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13701Re: [tracker2] Digi Question

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  • James Ewen
    Mar 11, 2012
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      On Sun, Mar 11, 2012 at 1:42 PM, Keith VE7GDH <ve7gdh@...> wrote:

      > > C'mon Keith... you're being nasty now...
      >
      > No, I'm not being nasty.

      Sure you are... just like I am!

      > I'm making an observation about a path
      > being used by a digipeater.

      Yeah, but that wasn't asked for. You know how it happens... getting
      labeled as mean and nasty, trying to dictate to others how they should
      run their equipment. (BTW, I am playing a bit of the Devil's advocate
      here as I fully agree with Keith's statements up until now)


      > > WD5MHZ>APU25N,GAYLOR*,K5CS-12*,WIDE3-1,qAR,KA5MGL
      > :;442.425-R*030027z3458.72N/09419.35Wm442.425 +
      >
      > I completely missed that it was a repeater object, but had I
      > noticed it, I would have been nasty about that one too. 8-)
      >
      > I don't have a D72, but I have had the use of a club-owned one for
      > the last week and a half. Having had a chance to play around with
      > it, I would actually disagree with the "voice repeater spec". I
      > believe it is wrong to use the frequency for the name of the
      > object. I would instead use the callsign of the repeater followed
      > by -R to indicate at a glance at the station list that it's a
      > repeater.

      You're swimming upstream here! When you see an object with a frequency
      in it, it is immediately recognizable as repeater object. There aren't
      many assigned callsigns that are all numbers.

      > Going on and using the "tune" button, it is imperative
      > that the frequency is followed by MHz... e.g. 442.425MHz (case
      > sensitive) followed by T136 for the tone and + for the offset, so
      > my recommendation would be KA5MGL-R for the name of the
      > object.

      You've been hitting the beer early today! KA5MGL is another station
      entirely. It was an i-gate about 180 km east of the repeater that
      gated the packet to the internet. You're also mixing up repeater
      objects and QSY information that I am seeing a lot of people doing.
      The guys in Calgary are getting their voice repeater objects all
      screwed up by trying to put QSY information into the repeater objects.
      They are different beasts. Close cousins, but still different.

      > I've played with repeater objects generated by a KPC3+,
      > beacons from UI-View, from a script running on an IRLP node
      > (local club meeting announcements) and an APRS  IRLP status
      > object, and my conclusion was the same in every case. I felt it
      > was actually better to have the callsign for the object name
      > instead of the frequency, or of course in the case of an IRLP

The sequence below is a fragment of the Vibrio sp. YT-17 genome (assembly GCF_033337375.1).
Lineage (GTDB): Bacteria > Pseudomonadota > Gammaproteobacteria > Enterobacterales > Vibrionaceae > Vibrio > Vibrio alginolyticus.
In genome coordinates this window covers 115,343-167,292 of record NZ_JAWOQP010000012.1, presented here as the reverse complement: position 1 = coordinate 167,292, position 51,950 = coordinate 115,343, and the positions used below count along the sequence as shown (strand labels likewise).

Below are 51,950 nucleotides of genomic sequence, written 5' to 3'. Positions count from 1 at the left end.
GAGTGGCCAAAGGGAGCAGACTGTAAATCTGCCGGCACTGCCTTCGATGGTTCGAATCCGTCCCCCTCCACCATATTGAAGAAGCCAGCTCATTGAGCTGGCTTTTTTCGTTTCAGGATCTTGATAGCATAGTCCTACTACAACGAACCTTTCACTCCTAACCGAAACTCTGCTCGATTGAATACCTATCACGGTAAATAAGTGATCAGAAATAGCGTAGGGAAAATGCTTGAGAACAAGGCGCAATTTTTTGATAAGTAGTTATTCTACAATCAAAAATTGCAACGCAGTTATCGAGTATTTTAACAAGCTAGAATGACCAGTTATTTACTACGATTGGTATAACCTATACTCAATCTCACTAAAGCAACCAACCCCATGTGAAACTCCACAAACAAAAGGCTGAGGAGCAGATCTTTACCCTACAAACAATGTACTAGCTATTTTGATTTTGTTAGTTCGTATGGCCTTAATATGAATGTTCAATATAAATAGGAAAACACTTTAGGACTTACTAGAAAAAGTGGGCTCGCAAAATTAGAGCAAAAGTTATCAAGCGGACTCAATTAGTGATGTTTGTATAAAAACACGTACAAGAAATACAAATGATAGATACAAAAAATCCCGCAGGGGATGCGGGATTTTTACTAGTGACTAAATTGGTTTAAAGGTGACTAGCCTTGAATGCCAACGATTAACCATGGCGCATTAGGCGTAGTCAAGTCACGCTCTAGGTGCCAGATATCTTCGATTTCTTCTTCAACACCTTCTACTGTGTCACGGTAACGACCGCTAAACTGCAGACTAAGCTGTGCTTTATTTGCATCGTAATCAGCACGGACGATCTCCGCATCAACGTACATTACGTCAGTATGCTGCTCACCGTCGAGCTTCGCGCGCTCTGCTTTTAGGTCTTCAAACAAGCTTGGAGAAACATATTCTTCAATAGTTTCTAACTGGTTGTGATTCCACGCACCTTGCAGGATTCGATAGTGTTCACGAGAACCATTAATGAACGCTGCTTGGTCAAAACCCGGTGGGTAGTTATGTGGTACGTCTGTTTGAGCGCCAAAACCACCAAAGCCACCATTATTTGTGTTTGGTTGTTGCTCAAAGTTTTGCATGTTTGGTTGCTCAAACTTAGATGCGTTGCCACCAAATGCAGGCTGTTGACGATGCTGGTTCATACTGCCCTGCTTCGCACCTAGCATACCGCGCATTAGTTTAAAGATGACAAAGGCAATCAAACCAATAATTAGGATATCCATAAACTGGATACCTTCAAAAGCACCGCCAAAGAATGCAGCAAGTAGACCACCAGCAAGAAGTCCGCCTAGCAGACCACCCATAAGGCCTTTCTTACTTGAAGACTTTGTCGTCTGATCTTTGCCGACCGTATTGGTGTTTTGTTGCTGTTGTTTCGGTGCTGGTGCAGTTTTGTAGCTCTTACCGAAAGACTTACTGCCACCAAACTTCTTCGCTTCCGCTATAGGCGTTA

> node, IRLP-xxxx with the node number highly visible in the
      > station list.

      You're going to have to fight the masses then. I like the frequency in
      the object name where it is highly visible, and very unlikely to be
      mistaken for anything else. If you were local here in Edmonton, and I
      told you to meet me on the VE6HM repeater, the first question out of
      your mouth would be "What's the frequency?". Why go that extra step?
      Why not just say "Hey Keith, meet me on 444.100 MHz.". There's no
      mistaking that I want to meet up with you on the UHF side of that
      repeater, not the VHF side (which uses the same callsign).

      The frequency is the key component of getting communicating. The
      callsign is irrelevant, it is only required for government
      identification purposes. You could jump back one more step... why not
      use the location name for the object? EDMNTN-1 would work (since we're
      using EDMNTN as the digipeater alias). But then which Edmonton
      repeater are you talking about? That adds even more ambiguity to the
      mix as there are a dozen or so repeaters to choose from.

      > Yes, I should be saying this over on the APRS SIG, but there
      > are lots of T2s out there being used for digipeaters, so this
      > should be useful information for those adding repeater objects.

      Indeed, but this isn't really the forum for hashing out proposed
      changes to an established protocol. We should limit the information to
      how to get things implemented in the OpenTracker line in accordance
      with the currently established protocols.

      On the script examples page in the wiki there's an attempt at sending
      a repeater object with what is purported to be a 12 minute interval.
      It in fact sends the object after 10 minutes in a 22 minute repetitive
      cycle.

      The biggest problem with the ease of disseminating information on the
      internet is that very few people attempt to ensure that the
      information being delivered is actually correct.

      --
      James
      VE6SRV
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